November 2011

November 30, 2011

1 November sees a first trip to The Sage in Gateshead. The attraction is the chance to see Alison Krauss and Union Station. What the GLW and I got was top-class musicianship because they put on a quietly accomplished performance based primarily on the unerringly elegant voice of Krauss, who is also an exceptional fiddle player. Beautiful versions of Ghost In This House and Richard Thompson’s Dimming Of The Day were particular highlights. Band members also get their chance to feature and Dan Tyminski sang half a dozen songs including a moving version of Woody Guthrie’s Pastures Of Plenty. Jerry Douglas, Ron Block and Barry Bales all played a full part in a two-hour show with no slack.

There was a memorable encore as they gathered around a single microphone for an acoustic five-song finale. You could hear a pin drop as Krauss sang Ronan Keating’s When You Say Nothing At All and Whiskey Lullaby, followed by a gospel trilogy of Down To The River To PrayYour Long Journey and There Is A Reason. Mesmerising.

11 November – And it’s to Manchester to see Fountains Of Wayne at the Club Academy. I love PowerPop when it’s done well and currently no one does it better than FOW. The problem tonight though is the venue. It’s small and the sound for the first three or four songs is appalling. Thankfully they get it sorted and the entertainment really begins. They play songs from across their career as well as a generous selection from their new CD, Sky Full Of Holes. At the risk of sounding churlish I wished they’d played Red Dragon Tattoo, a favourite of mine. They did play a long version of Radiation Vibe that included excerpts for Tears For Fears Mad World, Wings Jet as well as three or four other covers. I also enjoyed the way they undermined expectations by playing a slowed down version of Stacey’s Mom. If you’re not familiar with FOW check them out as soon as possible!

14 November – The Low Anthem are not a band I’m particularly familiar with but I’d liked what I’d heard so I thought I’d check them out at The Irish Centre.

They’re excellent live and performed a fantastic version of To Ohio from Oh My God Charlie Darwin, which you should own if you don’t already. My only complaint was that they didn’t go on until 9.45 and finished at 11.45, which I think is a bit late for a school night. Still, I’d go see them again without a doubt.

21 November – Gillian Welch and Dave Rawlings at the Manchester Apollo. What’s to say about Gill and Dave that’s not already been said and said better? I’ll restrict this to saying that they were outstanding tonight. They played lots of material from their new CD, The Harrow & the Harvest,as well as at least one song from each of their earlier albums.  David’s spot tonight was To Be Young from Ryan Adams’ Heartbreaker CD, which he co-wrote. They also perform covers of Snowin’ On Raton, written by Townes Van Zandt,  and Jackson, popularised by Johnny Cash and June Carter.

They played for about 2 hours and could have played for another two.

Set 1: Scarlet Town, Make Me Down A Pallet On Your Floor,  Rock Of Ages, The Way It Will Be, The Way It Goes, I Want To Sing That Rock And Roll, Dark Turn Of Mind, Annabelle, Tennessee, Red Clay Halo.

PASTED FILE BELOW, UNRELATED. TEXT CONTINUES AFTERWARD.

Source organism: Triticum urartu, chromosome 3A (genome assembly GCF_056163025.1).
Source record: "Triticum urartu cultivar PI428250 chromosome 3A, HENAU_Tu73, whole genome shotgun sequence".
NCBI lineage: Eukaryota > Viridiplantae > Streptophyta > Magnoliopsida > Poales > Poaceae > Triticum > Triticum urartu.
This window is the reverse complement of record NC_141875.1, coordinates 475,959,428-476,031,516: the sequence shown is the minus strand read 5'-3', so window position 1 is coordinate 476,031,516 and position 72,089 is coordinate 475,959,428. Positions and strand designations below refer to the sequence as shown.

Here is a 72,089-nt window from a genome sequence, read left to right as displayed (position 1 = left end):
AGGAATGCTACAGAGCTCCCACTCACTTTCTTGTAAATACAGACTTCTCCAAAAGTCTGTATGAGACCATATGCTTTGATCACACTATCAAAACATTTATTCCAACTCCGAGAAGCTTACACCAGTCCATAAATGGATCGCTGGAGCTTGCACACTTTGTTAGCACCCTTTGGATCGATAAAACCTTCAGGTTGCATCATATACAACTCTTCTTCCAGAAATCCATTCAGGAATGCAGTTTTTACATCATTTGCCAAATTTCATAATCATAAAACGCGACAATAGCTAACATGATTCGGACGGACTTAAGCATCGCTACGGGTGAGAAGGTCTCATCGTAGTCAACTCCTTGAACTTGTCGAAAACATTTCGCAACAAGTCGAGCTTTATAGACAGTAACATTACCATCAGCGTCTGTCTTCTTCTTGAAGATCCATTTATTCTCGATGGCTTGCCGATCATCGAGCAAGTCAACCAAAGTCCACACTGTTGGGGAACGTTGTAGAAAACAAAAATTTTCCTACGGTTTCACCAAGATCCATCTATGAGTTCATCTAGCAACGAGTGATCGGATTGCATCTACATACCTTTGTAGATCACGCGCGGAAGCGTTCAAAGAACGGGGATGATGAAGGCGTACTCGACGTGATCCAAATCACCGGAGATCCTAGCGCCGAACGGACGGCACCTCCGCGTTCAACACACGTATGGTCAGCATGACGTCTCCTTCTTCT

Set 2: Hard Times, Down Along The Dixie Line, Acony Bell, Revelator, Six White Horses, To Be Young, Snowin’ On Raton, Caleb Meyer.

Encores: Look At Miss Ohio, I’ll Fly Away, Jackson.


Crowded House – Manchester, 26 May 2010

June 3, 2010

There are many great pop bands in the world but none are better than Crowded House.

They prove that tonight by treating us to classics like  Fall At your Feet and Pineapple Head, as well as newer material from Time On Earth and their next CD Intriguer. Throughout the show there is plenty of banter with the crowd and a guest appearance, via Skype, from Neil’s dad. It’s Neil’s birthday the following day (“It’s already my birthday in New Zealand”) so the audience decide to sing Happy Birthday.

Then there is the encore – they start with Four Seasons In One Day and, half way through, out wanders Johnny Marr to play harmonica. Then he plugs in his guitar and we are treated to a CH version of Please, Please, Please Let Me Get What I Want. Sonny Marr then joins the fray to sing Even A Child from the album Time On Earth. This is followed by another Smiths classic, There Is A Light That Never Goes Out. The show closes with the Crowdies playing Don’t Dream It’s Over.

With a world-class songwriter and vocalist in Neil Finn, an excellent multi-instrumentalist in Mark Hart and fine support from Nick Seymour and Matt Sherrod it’s no wonder we get another great night with a great band.

Set List:

Everything is Good For You; Saturday Sun; Fall At Your Feet; Whispers and Moans; Isolation; Either Side of the World; Private Universe; Italian Plastic; She Goes On; Pineapple Head; Heaven That I’m Making; Archer’s Arrows; Weather With You; Brothers and Sisters; Better Be Home Soon; Inside Out; Don’t Stop Now; Distant Sun; It’s Only Natural.

Encore:
Four Seasons in One Day (with Johnny Marr); Please, Please, Please Let Me Get What I Want (with Johnny Marr); Even a Child (with Johnny & Sonny Marr); There Is a Light That Never Goes Out (with Johnny Marr); Don’t Dream It’s Over.